THE FIELD OF STORIES
Poets & Writers Magazine|September - October 2021
IN HER NEW MEMOIR, POET WARRIOR, PUBLISHED BY W. W. NORTON IN SEPTEMBER, U.S. POET LAUREATE JOY HARJO TRAVELS THE ROADS, RIVERS, AND RHYTHMS OF HER LIFE, TAKING READERS ON A JOURNEY ACROSS GENERATIONS AND SINGING POWERFUL LESSONS ON THE CYCLICAL NATURE OF TIME AND BECOMING.
LAURA DA'

SEATTLE TO Tulsa is a three-day journey by road. From the saturated green coast of fiddlehead ferns and roadside waterfalls to long, arid rings of inland prairie, mountains, and rivers of all description, all must be crossed. As Joy Harjo and I talk from our respective homes, her warmth makes the space diminish; I imagine the road between us beginning in Seattle, where I am, and crossing the Cascade mountains, to the towns of Cle Elum, Deer Lodge, Crow Agency, Cheyenne, Wichita, and Tonkawa. Cross the Arkansas River and there is Tulsa. The road is overlaid in concrete and numbered, but the paths have always been here.

Harjo is a traveler and a community leader whose experiences drive her storytelling. “My creative life, I have come to understand, finds energetics in traveling, either physically or through knowledge gathering,” she says, and these voyages inform the passages of poetry and prose in her new memoir, Poet Warrior, published in September by W. W. Norton. The book is told in six parts, and each movement opens for readers a different doorway to understanding the way lives and places intertwine.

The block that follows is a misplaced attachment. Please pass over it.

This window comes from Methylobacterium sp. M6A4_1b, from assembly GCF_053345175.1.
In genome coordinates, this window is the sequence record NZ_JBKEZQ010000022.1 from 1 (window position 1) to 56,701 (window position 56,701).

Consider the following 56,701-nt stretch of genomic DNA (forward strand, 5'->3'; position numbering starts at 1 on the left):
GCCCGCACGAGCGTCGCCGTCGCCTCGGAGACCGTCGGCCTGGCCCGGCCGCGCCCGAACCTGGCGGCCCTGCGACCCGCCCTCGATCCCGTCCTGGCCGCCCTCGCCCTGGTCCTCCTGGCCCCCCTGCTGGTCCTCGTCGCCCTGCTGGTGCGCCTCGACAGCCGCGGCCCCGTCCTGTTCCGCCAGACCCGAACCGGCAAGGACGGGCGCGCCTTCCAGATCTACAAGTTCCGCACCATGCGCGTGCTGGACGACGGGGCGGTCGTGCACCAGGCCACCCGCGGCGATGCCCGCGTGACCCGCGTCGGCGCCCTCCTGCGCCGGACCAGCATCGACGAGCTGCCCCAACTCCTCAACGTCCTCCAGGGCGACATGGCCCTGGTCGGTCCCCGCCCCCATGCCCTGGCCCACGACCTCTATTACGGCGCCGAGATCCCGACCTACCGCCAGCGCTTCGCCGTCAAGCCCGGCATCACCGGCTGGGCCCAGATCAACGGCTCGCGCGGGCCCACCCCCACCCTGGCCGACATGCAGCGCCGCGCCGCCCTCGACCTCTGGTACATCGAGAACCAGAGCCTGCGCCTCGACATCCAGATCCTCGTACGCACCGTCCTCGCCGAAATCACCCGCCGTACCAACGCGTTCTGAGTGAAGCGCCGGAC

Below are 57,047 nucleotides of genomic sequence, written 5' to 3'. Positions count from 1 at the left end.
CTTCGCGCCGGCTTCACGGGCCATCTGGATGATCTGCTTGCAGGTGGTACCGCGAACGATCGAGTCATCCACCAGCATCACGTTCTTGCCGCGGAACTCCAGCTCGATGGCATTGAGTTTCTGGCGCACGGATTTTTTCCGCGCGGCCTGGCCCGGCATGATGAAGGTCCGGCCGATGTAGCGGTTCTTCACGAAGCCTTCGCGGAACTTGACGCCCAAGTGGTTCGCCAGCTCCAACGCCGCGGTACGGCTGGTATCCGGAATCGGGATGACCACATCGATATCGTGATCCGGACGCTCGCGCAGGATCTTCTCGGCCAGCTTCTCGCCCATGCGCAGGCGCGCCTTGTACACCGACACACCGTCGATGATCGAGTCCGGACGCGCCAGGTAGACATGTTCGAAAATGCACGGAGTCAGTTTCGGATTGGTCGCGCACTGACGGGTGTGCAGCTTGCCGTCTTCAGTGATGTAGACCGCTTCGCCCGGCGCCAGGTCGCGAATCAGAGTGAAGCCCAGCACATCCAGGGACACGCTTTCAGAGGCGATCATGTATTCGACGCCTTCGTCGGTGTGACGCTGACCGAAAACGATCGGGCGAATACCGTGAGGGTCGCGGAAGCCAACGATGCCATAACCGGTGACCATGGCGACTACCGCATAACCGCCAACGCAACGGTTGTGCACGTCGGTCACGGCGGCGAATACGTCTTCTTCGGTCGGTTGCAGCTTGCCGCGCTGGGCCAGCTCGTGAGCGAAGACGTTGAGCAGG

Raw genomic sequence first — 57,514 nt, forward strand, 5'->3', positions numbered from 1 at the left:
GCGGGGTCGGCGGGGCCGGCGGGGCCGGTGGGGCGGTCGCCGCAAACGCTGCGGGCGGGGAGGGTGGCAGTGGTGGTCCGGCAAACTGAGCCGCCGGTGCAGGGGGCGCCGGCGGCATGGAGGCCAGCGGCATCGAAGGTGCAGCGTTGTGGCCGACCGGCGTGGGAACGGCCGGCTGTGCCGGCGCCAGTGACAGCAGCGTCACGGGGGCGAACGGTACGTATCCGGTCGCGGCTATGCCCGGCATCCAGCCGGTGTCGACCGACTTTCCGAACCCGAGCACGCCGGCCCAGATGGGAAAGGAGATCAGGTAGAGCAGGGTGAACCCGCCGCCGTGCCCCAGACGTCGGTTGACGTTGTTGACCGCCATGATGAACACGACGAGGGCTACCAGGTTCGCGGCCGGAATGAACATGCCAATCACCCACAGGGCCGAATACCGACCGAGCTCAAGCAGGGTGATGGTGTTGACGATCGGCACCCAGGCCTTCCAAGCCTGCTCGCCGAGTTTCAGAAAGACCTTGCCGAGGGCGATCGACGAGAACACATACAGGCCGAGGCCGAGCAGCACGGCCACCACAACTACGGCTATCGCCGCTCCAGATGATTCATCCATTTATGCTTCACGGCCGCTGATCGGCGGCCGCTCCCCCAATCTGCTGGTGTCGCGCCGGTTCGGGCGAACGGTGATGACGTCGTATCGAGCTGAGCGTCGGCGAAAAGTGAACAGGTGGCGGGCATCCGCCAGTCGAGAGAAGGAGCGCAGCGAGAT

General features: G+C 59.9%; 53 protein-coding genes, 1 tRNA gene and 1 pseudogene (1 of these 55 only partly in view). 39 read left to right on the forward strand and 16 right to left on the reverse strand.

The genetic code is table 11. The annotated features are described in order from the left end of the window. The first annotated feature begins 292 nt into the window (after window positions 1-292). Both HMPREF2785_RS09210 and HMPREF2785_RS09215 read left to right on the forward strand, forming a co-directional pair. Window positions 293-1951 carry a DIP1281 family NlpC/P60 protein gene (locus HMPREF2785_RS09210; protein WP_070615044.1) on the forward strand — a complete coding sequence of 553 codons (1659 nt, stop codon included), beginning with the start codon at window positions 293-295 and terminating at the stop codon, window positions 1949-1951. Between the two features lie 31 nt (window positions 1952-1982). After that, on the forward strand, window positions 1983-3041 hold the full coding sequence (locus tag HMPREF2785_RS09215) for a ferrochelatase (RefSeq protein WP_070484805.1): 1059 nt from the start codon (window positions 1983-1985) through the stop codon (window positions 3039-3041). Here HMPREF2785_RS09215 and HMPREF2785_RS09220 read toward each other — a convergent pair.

Born in Tulsa, Harjo is a member of the Muscogee (Creek) Nation. She is the author of nine books of poetry, including An American Sunrise (2019), Conflict Resolution for Holy Beings (2015), The Woman Who Fell From the Sky (1994), and In Mad Love and War (1990), all published by W. W. Norton. Harjo’s first memoir, Crazy Brave (Norton, 2012), won the 2013 PEN Center USA prize for creative nonfiction. She has also published a children’s book, The Good Luck Cat (Harcourt Brace, 2000), and a book for young adults, For a Girl Becoming (University of Arizona Press, 2009). More recently she served as executive editor of When the Light of the World Was Subdued, Our Songs Came Through: A Norton Anthology of Native Nations, published in August 2020.

Harjo is also a noted saxophonist and vocalist who performed for many years with her band Poetic Justice and currently plays saxophone and flutes with Arrow Dynamics. She has produced seven award-winning music albums, including Winding Through the Milky Way and I Pray for My Enemies. She has taught creative writing at the University of New Mexico, the University of Illinois at Urbana-Champaign, the Institute of American Indian Arts (IAIA), and elsewhere, and currently holds a Tulsa Artist Fellowship. Harjo is a founding board member of the Vancouver, Washington–based Native Arts and Cultures Foundation, a nonprofit whose mission is to advance equity and cultural knowledge, focusing on the power of arts and collaboration to strengthen Native communities and promote positive social change.

In 2019, Harjo was named U.S. poet laureate, the first Native American poet to hold the distinction, and is currently serving her third term. Last year she launched her signature laureate project, “Living Nations, Living Words,” an online map featuring work and recordings from forty-seven contemporary Native poets. In May, W. W. Norton published a companion anthology, Living Nations, Living Words: An Anthology of First Peoples Poetry.